The staff at Ventfort was knowledgeable and charming. We very much enjoyed the tour, especially the little ladies - a collection of about 60 fabulous mannekins dressed in intricate ladies costumes from 1855 to 1914. When we finished, our guide recommended we visit downtown Lenox for lunch.

We had driven past Lenox a hundred times or more over the years, speeding by on Rte 7 or taking a more leisurely route down 7a, but we never discovered the delightful little downtown stretch that runs for a few blocks just east of Rte 7a. Of particular note there (and worth the drive) was the Patisserie Lenox.

Patisserie LenoxWe The Patisserie Lenox is a top-quality bakery in the heart of the Berkshires, nearby Tanglewood and all the old gilded-age mansions.

An Old Friend Rediscovered

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Portland, ME
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Rediscovering the Public Market House

Portland ObservatoryWe went to Portland to see a Degas exhibit at the Portland Museum of Art, and stumbled into an old friend!

Years ago we used to visit the old Portland Public Market regularly. We dined on fresh fish washed down with draft Allagash White Ale at Scales, shopped for liquids from the incredible selection at Maine Beer and Beverage, and always sought out local cheeses and charcuterie from Kris Horton.

As we were leaving the museum (having missed coffee at the already-closed cafe) I asked the woman at the admission desk where I could find good locally-roasted coffee. She pointed me down the block to Monument Square.

Portland Public Market HouseThe moment we walked in the door we knew we were on familiar ground. The K. Horton cheese counter stretches ahead and off to the right, full of interesting imported and local products, and half-hidden by even more tasty wares along the counter in front and atop the cases. It was like we had left off a conversation last night and picked it up today, although it must be five years or more since the old Public Market was closed down to make way for condos.

Past Presidents Night Photo Gallery

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What's on my Mind?
OCC Past Presidents NightI have assembled a photo gallery of the foods we served at the Old Colony Club's annual Past Presidents Night gala. The photos were taken by my sister-in-law Lynn Sgammato, who helped to set up and keep the train on the rails though that enormously enjoyable but complex event - thanks Lynn!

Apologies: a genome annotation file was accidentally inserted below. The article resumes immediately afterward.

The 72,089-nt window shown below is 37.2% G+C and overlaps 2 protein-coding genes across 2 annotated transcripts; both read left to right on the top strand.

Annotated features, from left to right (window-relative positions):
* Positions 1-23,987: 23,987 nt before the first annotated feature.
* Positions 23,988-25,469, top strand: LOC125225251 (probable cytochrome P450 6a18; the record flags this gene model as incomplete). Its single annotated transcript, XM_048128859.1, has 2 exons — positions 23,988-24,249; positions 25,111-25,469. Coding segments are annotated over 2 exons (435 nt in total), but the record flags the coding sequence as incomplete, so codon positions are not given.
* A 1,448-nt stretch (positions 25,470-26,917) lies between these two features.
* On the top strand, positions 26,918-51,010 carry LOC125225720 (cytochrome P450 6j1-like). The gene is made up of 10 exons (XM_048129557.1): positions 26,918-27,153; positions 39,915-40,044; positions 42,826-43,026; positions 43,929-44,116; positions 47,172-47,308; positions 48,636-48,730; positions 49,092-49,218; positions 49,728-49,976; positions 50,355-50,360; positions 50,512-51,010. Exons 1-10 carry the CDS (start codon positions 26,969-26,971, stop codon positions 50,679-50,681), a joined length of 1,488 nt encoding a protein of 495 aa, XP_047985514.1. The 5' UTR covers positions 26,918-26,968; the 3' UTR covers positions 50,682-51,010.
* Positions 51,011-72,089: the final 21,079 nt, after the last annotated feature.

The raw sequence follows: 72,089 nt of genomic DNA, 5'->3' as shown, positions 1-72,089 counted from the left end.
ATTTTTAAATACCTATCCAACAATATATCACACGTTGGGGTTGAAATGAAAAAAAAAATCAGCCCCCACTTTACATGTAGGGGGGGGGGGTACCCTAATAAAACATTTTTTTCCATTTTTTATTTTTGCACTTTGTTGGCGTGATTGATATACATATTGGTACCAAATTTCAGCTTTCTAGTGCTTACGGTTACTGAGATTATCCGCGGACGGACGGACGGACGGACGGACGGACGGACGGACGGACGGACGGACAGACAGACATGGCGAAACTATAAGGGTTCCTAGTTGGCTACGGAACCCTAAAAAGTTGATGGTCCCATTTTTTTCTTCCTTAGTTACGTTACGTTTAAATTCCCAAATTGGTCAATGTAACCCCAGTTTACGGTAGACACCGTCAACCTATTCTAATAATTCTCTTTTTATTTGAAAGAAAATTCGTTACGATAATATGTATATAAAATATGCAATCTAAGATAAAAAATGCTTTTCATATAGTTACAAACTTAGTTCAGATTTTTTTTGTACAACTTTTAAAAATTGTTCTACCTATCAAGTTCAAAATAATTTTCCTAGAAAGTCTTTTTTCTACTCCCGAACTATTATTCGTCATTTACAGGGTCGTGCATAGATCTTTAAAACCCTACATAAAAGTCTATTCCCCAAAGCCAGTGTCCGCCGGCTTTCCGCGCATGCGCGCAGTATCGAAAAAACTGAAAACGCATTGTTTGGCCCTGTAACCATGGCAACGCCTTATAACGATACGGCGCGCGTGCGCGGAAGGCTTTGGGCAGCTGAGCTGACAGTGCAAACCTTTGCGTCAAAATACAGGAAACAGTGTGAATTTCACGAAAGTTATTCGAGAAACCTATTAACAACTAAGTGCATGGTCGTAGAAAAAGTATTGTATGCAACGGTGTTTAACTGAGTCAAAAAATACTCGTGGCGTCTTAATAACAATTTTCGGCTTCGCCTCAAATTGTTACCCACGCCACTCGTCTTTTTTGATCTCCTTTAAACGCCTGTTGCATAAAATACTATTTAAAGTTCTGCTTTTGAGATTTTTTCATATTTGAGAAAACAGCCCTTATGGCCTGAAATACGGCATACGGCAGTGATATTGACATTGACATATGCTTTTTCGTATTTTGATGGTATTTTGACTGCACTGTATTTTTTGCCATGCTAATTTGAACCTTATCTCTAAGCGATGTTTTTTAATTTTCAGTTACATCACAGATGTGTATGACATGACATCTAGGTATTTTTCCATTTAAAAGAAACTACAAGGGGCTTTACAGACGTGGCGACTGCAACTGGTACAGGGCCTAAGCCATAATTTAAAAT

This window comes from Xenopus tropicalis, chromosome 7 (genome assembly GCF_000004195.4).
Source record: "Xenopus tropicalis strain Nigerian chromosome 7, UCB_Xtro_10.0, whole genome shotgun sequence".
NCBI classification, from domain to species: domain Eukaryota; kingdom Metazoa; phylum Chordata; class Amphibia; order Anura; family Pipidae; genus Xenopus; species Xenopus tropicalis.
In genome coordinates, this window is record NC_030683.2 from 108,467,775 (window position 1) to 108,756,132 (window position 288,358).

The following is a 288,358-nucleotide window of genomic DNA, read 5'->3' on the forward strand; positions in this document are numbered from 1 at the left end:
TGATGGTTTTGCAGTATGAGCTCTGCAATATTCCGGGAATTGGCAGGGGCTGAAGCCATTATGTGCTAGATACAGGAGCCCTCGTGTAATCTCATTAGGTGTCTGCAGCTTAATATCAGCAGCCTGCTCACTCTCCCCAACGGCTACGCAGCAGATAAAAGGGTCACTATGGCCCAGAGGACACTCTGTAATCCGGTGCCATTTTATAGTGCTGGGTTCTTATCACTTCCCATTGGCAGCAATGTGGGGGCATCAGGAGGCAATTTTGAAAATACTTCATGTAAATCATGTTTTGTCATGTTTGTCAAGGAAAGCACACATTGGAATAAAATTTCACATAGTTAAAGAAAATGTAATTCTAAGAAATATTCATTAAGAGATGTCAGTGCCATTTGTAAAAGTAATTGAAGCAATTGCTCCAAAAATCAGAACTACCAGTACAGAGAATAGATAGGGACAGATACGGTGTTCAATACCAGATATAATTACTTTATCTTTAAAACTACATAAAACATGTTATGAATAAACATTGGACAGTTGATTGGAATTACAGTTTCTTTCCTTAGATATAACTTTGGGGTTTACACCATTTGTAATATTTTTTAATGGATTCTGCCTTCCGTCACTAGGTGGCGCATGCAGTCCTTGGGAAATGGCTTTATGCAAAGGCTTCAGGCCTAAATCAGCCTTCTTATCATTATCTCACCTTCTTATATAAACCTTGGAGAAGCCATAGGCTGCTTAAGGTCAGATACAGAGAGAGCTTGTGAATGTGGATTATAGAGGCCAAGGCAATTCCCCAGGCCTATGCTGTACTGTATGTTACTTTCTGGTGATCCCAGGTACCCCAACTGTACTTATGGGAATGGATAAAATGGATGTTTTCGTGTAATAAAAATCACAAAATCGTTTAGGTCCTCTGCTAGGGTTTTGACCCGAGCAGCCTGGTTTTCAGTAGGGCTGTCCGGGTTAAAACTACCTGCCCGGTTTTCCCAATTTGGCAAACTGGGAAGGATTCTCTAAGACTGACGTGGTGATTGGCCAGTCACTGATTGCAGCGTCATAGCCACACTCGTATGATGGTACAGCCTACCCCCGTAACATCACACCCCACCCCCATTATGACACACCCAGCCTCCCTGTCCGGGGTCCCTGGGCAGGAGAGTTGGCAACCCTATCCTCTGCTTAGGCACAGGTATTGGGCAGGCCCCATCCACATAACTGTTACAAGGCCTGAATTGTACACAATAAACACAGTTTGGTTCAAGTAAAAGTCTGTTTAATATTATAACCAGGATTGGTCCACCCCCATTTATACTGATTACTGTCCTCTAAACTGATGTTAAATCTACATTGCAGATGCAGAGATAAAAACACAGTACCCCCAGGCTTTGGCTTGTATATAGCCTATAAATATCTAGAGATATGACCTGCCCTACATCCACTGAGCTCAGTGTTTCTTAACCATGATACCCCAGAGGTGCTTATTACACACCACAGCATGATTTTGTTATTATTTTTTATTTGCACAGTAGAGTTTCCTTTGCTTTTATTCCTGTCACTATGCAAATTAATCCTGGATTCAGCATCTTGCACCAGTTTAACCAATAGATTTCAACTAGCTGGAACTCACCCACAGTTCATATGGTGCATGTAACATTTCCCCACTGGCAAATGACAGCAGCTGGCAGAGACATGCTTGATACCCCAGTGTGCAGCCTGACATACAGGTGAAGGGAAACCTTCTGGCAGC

Vesper discovered in Camden?

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Port Clyde, ME
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Cocchi Americano at French & Brawn Market, Camden

Cocchi Americano LabelI first tried Cocchi Americano at Drink in Boston on my birthday a couple of years ago. It's an aperitivo made from moscato d'asti and one of the herbal ingredients is cinchona bark, the same ingredient that gives quinine its flavor and is found in a variety of other bitter aperitifs from France and Italy. I enjoy an aperitif now and then. especially with a rich shellfish dish, and I find Lillet Blanc too sweet for my tastes, so I tried to find the Cocchi Americano and never succeeded - until now.

I found this long-lost liquid at French & Brawn Marketplace in Camden, Maine, which is also a good place to find Maine Mustard Pickles from Morse's and other interestnig treats.

James Bond fans of a cocktailian bent may recall Bond's recipe for a Vesper cocktail, which he invented in Casino Royale. That drink called for Kina Lillet, a quinine-laced Lillet that is no longer made. I think the Cocchi Americano is a step in the right direction, although never having tried the original Kina Lillet I have no way of knowing how close or far the Cocchi and the Lillet Blanc are from the original Kina Lillet. I suppose the only solution is diligent and patient research with varying blends until I become a superspy.


Of course, this is strictly in the interest of Science.